Turkey, Russia agree to cease-fire in northwestern Syria
Turkey and Russia have agreed to a cease-fire in northwestern Syria to begin at midnight on Thursday.
Turkish President Recep Tayyip Erdoğan and Russian President Vladimir Putin both accepted a military cease-fire in Idlib after a six-hour meeting in Moscow, Al Jazeera reported.
“At 0001 tonight, as in, from midnight, the cease-fire will be put in place,” the Turkish president told reporters in Moscow.
Idlib is the last rebel stronghold in Syria and has experienced a boost in violence since December when a Russian-backed Syrian offensive began. More than 300 civilians, including more than 100 children, have died since the offensive, with 1 million Syrians being displaced to the border with Turkey, Al Jazeera reported.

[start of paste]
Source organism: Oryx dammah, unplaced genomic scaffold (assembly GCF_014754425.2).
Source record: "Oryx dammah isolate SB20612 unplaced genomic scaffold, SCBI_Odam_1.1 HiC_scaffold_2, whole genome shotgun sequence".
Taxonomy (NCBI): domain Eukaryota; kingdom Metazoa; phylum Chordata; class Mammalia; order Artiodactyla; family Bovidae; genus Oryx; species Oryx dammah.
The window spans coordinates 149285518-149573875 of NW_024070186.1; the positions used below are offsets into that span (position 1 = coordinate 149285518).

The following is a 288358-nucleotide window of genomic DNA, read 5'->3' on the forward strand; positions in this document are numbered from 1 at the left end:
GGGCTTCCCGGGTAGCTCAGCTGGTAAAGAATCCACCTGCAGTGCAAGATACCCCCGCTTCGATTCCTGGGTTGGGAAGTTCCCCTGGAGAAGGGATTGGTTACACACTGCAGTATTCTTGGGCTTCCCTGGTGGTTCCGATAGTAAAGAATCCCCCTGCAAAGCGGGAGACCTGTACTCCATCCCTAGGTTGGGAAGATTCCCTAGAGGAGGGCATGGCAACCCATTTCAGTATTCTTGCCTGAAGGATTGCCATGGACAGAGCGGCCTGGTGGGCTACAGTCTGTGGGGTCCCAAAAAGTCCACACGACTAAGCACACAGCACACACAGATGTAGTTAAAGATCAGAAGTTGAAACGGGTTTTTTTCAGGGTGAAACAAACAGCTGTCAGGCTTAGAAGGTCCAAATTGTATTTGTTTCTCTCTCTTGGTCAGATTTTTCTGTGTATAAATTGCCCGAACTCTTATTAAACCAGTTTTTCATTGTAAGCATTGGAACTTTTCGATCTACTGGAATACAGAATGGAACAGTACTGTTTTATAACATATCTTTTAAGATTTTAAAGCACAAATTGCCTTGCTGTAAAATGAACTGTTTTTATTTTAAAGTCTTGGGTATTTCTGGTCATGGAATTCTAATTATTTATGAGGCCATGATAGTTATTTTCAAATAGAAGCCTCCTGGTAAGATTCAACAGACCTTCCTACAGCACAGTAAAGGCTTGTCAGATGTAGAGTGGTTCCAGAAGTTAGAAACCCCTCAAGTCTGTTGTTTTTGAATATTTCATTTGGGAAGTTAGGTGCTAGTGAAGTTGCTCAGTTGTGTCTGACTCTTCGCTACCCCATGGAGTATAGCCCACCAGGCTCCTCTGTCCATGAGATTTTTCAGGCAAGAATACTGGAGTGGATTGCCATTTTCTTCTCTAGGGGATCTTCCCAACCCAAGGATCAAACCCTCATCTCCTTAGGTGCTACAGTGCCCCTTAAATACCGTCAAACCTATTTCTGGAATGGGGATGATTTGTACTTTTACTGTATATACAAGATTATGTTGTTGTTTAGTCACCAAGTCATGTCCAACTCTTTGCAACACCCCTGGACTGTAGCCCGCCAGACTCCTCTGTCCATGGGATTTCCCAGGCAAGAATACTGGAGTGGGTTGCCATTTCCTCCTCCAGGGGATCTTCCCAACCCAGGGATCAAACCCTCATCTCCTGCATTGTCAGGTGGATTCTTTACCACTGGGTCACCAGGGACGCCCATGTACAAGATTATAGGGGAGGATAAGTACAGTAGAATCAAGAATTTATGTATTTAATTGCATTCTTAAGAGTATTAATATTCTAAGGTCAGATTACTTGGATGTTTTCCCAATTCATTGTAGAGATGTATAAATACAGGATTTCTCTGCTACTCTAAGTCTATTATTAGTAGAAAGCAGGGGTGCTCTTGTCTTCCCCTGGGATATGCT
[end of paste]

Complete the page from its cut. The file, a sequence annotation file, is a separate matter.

The attack led to thousands of Turkish forces entering the region to deter the Syrian army. Erdoğan has said Turkey would not “remain silent” if Syrian attacks continued, adding that the country would retaliate. Since the beginning of February, 59 Turkish soldiers have been killed.
Putin said Thursday that he did not always agree with Turkey, but is hoping this will end civilian suffering and reduce the humanitarian crisis, according to Al Jazeera.
The agreement involves making a secure corridor along an east-west highway where Russia and Turkey can hold joint patrols starting March 15.
Russian-backed Syrian President Bashar Assad criticized Turkey in response to the agreement, saying Erdoğan is “supporting terrorists.”
“Erdoğan is unable to tell the Turks why he is sending his army to fight in Syria and why his soldiers are being killed there because the issue has nothing to do with Turkish interests but with his Muslim Brotherhood ideology,” Assad said during a state-owned Russia 24 news channel broadcast, cited by Al Jazeera.